I was at the 'WORST Metro supermarket in the world' in our neighbouring village, which means I was desperate; I really only use it as a dépanneur, say for beer or baking soda. When there though, I can't help but stroll by the meat, fish and produce counters only to shudder and gripe. Pity on the manager if he is around. There is nothing remotely natural, organic or artisanal in this joint. Any such talk is met with blank stares, but I can hardly blame the guy; it's his bumpkin customers. Funnily, if you look out the door, there are farms all around.. After ten minutes of walking up and down aisles and aisles of processed food, frozen goods and miscellaneous crap to locate my 'petite vache', I saw IT - a golden tub of DUCK FAT! Nestled up to the battery chicken it was, with no duck meat in sight, but definitely, Lac Brome DUCK FAT - woah! In small town 'Épiphanie. That's when I knew it was time to finally publish that duck fat article I wrote this winter during my food writing class.
Yes, that article some of you heard about, that I laboured over and eventually got tired of. The article that taught me how painful the business of writing can be, and that I should stick to my day job and keep it fun. Beyond it being a symbolic article for me, it is a celebration of a great ingredient and of Quebec joie de vivre, so better shared than relegated to the soon forgotten pile on my hard drive, I figure..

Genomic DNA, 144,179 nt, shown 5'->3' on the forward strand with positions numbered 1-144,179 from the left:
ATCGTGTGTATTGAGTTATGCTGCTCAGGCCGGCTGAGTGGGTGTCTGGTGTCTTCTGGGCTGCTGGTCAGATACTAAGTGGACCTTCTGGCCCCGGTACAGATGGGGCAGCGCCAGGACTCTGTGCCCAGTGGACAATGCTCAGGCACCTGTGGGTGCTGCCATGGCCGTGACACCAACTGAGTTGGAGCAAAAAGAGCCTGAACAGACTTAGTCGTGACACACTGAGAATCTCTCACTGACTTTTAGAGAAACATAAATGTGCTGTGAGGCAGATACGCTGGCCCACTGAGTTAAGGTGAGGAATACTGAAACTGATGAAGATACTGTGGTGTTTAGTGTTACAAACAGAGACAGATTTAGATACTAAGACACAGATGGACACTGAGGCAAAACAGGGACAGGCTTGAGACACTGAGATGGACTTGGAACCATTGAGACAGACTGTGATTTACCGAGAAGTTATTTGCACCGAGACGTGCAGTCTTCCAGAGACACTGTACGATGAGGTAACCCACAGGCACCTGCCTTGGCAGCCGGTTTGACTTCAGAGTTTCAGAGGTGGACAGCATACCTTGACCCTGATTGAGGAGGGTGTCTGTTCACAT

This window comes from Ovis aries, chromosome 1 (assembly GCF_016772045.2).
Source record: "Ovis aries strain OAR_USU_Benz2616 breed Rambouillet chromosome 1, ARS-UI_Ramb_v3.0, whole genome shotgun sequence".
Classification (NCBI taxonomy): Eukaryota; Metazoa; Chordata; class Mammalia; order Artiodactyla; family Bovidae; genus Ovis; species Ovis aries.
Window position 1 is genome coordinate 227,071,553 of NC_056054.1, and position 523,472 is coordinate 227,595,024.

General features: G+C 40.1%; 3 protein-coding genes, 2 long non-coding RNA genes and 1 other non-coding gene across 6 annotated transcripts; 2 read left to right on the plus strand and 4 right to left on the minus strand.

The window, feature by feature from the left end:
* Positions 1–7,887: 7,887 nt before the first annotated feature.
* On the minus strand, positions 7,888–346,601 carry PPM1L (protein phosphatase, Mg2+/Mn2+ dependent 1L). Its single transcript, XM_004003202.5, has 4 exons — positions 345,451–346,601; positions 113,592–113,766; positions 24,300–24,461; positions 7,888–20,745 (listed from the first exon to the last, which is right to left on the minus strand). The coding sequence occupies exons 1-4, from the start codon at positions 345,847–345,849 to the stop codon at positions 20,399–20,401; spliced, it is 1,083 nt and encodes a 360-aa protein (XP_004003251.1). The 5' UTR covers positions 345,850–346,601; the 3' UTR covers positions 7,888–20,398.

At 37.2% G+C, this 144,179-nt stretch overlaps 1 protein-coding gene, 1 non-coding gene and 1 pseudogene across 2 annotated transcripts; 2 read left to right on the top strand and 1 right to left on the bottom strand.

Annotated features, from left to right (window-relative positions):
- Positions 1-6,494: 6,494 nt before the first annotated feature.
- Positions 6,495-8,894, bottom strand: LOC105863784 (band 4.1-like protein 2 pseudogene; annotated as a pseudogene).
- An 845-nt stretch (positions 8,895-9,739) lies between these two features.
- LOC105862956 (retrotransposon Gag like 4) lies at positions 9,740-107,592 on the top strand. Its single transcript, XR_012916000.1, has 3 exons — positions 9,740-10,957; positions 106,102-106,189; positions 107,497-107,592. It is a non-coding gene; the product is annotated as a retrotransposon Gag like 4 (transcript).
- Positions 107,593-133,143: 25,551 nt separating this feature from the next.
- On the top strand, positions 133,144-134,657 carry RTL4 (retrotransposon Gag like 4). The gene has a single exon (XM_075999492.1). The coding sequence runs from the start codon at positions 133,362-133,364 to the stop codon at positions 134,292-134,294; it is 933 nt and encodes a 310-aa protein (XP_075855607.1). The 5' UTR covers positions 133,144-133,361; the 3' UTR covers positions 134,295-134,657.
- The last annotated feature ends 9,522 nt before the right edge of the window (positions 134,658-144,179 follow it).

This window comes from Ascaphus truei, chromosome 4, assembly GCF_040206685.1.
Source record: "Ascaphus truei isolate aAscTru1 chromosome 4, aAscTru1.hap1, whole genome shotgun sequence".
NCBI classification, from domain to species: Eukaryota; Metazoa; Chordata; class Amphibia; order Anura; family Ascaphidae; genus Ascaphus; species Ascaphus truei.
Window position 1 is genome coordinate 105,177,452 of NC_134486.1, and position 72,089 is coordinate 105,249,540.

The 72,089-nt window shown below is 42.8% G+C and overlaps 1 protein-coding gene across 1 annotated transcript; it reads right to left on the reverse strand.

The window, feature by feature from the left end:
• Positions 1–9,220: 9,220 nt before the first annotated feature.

In my research for the article, I realized that I should have been writing about duck in general, given how crazy or simply curious Quebeckers were about it, and how much misinformation was out there. Even among the avid duck eaters, many didn't know about the health benefits of duck, what a smart local choice it is, or the difference between the different breeds and the ways of cooking them, let alone how the contraversial foie gras fits into the mix. Somebody (else) should really write that article, especially for Anglo Quebec/Canada. In the mean time, no matter how delicious and good duck meat is, we mustn't ever forget about the fat!
Duck fat is back, and crackling hot
Move over bacon. Watch out olive oil. Duck fat has everything to be the fat of the moment. As it sizzles in chefs’ kitchens and flies off store shelves, it is surfacing in contemporary recipes, jazzing up salad dressing and pastries, luxuriously basting turkey, searing scallops, and making soup sing.